Composition Curriculum and Outcomes

  • ENC 1101 is a course focused on writing and language, prompting the questions: how does writing work? What do you need to know about writing that will help you succeed in later coursework?
  • ENC 1102 is a course that encourages students to engage in genuine inquiry about how writing and language work. Students engage in intensive, semester long research projects with the goal of sharing their findings with others.

Each course has its own set of shared learning outcomes. These outcomes articulate the skills and habits that are foundational to writing development broadly and writing in the university in particular. Outcomes achieved in ENC 1101 prepare students to encounter the rigorous writing and research requirements articulated in outcomes for ENC 1102. Taken together, these courses prepare students to adapt with confidence to the varied and complex writing demands that they will encounter within the university and beyond.

Principles of ENC1101 and 1102 Curricula

ENC1101 and 1102 at UCF are based on these guiding principles:

  • Writers need both declarative and procedural knowledge about writing. That is, they need to know how to use language effectively and how to adjust their writing processes to be most effective given the rhetorical situation in which they are writing. But they also benefit from a deep understanding of writing-related concepts such as rhetorical situation, genre, plagiarism, error, incubation, discourse community, and so on. Thus, the UCF composition courses include instruction in drafting and revising, but also have a clear content drawn from Writing Studies research and theory about composing.
  • Writers need to engage in sustained drafting and revision in order to write most effectively. Student writers respond best to comments about their writing which they have time and opportunity to incorporate suggestions into revised drafts. Thus, the UCF composition courses are based on a process approach to writing instruction that requires students to engage in substantive global revision over time, in addition to careful editing at the sentence level to produce thoughtful and polished final drafts.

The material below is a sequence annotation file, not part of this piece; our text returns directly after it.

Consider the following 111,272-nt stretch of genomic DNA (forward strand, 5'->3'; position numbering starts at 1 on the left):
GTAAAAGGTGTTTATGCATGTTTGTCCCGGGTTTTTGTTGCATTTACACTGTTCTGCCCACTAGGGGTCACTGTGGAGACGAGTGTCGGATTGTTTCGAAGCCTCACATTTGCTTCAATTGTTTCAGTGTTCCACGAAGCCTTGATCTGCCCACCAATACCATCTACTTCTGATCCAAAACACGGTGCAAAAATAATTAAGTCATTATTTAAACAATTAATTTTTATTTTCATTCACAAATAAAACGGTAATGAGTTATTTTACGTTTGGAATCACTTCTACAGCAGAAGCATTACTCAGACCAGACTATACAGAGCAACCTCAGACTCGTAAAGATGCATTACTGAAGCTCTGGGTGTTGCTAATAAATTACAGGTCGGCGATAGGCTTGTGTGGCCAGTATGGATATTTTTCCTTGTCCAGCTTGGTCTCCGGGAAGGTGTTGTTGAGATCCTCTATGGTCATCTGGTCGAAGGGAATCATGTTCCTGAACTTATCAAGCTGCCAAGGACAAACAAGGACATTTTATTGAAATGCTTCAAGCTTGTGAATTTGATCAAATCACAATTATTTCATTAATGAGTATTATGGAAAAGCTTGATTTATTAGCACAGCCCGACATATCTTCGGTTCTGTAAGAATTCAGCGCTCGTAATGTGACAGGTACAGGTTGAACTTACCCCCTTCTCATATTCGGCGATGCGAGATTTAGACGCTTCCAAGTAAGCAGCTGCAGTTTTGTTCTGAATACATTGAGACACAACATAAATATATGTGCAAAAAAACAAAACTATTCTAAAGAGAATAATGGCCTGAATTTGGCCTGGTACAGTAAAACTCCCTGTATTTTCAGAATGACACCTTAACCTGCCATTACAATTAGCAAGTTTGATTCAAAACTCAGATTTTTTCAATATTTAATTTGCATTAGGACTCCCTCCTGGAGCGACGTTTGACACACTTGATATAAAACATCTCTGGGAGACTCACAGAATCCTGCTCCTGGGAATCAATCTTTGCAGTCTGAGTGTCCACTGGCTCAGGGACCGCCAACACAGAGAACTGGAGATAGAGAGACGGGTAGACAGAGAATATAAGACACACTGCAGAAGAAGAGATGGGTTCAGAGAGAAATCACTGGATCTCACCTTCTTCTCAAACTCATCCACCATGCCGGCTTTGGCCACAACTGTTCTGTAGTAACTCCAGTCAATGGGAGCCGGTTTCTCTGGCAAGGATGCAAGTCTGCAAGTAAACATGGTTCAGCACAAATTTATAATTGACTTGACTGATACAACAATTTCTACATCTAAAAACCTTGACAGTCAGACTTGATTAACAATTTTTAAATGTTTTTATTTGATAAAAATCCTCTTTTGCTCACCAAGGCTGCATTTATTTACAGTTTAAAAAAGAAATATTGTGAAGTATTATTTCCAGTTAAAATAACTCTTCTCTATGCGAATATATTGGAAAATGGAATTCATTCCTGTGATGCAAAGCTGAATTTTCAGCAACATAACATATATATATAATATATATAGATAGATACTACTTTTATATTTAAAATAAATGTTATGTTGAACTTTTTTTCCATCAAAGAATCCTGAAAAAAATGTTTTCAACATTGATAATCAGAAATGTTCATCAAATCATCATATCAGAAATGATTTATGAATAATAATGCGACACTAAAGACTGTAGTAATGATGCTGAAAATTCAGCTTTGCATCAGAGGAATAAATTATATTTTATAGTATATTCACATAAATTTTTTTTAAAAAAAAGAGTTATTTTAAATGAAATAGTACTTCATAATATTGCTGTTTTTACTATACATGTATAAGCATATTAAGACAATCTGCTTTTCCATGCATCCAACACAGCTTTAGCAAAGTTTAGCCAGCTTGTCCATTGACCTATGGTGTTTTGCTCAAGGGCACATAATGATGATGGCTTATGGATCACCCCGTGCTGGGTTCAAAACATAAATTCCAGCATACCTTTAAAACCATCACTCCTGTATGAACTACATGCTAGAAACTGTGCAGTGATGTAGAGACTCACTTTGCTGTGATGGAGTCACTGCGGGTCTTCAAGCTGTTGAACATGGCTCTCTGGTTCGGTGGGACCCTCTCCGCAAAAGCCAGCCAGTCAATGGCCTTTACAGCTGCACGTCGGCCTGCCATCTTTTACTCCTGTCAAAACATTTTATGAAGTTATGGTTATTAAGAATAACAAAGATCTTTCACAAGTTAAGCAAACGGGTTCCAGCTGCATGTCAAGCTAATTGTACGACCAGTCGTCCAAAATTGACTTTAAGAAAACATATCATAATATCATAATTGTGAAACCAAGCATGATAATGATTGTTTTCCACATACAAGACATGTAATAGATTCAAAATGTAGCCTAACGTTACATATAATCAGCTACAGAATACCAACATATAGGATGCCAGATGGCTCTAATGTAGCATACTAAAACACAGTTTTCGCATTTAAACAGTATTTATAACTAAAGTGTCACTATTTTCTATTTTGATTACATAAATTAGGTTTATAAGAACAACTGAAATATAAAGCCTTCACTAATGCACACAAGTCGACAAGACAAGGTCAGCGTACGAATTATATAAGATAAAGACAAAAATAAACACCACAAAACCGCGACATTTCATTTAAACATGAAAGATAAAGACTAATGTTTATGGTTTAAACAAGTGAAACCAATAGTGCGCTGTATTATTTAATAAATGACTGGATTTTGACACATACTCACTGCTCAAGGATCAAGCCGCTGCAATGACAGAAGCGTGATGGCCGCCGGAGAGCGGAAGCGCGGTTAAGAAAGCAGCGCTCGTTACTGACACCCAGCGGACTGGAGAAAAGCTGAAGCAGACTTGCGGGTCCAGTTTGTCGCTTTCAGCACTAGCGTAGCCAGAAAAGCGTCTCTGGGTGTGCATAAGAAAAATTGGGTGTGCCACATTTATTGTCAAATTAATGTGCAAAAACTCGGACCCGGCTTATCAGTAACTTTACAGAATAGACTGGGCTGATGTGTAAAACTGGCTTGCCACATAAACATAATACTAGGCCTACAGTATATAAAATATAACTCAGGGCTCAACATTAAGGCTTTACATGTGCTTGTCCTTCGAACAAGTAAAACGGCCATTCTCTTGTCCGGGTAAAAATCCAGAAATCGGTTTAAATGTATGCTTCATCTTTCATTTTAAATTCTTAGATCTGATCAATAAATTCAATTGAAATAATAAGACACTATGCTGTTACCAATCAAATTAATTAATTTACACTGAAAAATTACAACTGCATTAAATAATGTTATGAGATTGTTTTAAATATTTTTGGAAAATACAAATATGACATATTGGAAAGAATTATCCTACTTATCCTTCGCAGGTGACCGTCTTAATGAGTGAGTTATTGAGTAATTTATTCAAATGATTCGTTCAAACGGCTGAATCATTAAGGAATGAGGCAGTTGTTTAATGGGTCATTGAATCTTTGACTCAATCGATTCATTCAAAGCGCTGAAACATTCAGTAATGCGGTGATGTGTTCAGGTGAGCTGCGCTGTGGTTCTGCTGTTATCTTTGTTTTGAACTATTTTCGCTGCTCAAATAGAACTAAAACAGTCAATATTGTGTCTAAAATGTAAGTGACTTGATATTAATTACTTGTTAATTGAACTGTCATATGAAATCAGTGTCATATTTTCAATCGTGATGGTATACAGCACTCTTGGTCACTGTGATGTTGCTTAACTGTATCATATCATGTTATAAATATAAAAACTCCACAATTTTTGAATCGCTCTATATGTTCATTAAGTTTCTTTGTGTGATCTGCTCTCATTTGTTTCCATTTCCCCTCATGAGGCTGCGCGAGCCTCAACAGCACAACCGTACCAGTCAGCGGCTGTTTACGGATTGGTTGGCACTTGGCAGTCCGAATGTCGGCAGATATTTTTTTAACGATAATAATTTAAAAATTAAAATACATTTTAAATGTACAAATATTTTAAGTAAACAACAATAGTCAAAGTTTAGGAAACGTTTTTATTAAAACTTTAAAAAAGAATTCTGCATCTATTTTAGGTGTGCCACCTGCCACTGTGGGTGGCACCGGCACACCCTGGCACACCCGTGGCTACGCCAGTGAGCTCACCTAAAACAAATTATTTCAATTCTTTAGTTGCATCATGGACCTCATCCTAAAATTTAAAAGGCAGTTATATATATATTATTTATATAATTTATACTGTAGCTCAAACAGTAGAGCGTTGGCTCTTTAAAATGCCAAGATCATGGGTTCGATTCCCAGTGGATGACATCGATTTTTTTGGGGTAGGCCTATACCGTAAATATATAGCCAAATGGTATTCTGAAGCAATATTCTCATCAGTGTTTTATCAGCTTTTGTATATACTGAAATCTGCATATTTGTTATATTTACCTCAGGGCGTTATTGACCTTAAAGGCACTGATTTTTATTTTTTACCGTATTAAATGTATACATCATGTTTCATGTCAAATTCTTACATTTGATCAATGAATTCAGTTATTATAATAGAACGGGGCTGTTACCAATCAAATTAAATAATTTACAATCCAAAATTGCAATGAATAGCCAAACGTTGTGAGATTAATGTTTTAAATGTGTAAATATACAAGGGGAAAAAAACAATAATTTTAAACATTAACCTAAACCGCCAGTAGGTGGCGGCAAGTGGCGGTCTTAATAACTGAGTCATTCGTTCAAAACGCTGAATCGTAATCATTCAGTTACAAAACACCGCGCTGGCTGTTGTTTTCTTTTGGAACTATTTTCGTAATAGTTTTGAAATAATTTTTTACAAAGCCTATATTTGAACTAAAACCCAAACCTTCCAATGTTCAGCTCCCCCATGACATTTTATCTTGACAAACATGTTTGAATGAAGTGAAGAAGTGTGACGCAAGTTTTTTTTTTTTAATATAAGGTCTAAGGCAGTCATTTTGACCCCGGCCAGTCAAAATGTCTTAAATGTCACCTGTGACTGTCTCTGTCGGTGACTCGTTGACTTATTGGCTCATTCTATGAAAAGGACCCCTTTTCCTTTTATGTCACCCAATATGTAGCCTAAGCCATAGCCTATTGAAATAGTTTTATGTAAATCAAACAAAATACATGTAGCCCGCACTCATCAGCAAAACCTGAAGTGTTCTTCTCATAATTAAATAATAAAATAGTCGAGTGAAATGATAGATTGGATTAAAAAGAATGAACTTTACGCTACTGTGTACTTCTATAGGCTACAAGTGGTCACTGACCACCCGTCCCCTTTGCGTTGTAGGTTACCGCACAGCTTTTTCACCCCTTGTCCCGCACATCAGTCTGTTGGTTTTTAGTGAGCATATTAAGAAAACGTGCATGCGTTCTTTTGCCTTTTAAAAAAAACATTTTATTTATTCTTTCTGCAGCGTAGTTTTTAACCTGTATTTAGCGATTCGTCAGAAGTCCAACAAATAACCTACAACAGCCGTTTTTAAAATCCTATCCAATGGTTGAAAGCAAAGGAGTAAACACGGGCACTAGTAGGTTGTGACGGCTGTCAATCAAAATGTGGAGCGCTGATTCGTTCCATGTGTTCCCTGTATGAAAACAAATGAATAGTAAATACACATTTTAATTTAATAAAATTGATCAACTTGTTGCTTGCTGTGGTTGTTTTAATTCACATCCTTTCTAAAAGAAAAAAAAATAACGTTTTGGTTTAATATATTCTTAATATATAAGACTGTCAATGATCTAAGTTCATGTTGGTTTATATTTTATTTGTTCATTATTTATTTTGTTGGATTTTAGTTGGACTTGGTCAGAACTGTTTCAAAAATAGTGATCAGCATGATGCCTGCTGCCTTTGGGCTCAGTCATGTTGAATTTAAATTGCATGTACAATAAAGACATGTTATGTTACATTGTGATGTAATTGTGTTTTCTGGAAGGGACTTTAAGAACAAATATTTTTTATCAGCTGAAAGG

• Writers write most effectively when their writing is purposeful, transactional, communicative, contributive, and rhetorical. Thus, the UCF composition courses encourage students to understand and write for specific audiences to achieve clear purposes that are meaningful to the student.
  • Writing instruction should strive to teach transferable practices and concepts. Thus, the UCF composition curriculum is rooted in research on knowledge transfer that suggests students should learn flexible concepts about writing rather than rigid rules, and they should engage in continual reflection on their writing practices to encourage mindfulness.
  • Particular genres are best learned in the contexts where they mediate activity. Thus, the UCF composition curriculum focuses on purpose and content first in the belief that form follows function. Students in ENC1101 and ENC1102 will write in a variety of genres appropriate to their rhetorical purposes and learning goals. Genres specific to various disciplinary activity systems (for example, lab reports or philosophy essays) should be taught within the classrooms where those genres mediate meaningful work and learning. Genres or “modes” will not be taught acontextually in ENC1101 and ENC1102.
  • Writers need to understand that language variation is the norm and not the exception in all situations and writing activities. Thus, the goal for writers is not a singular standardization, but how to build upon their existing proficiencies to negotiate language in use in real rhetorical and material situations. As a result, in ENC 1011 and 1102, we teach linguistic meta-awareness as opposed to acontextual standardized and rigid approaches to language use, as an integral part of engaging in all ill-structured writing problems. It follows that ENC 1101 and 1102 understands variation as an outcome of all living and lived languages rather than as so-called “error.” Students may bring variation to their writing as (1) part of language learning; (2) resistance to standard language uses; (3) purposeful use of a range of languages and dialects; and/or (4) creative play with language.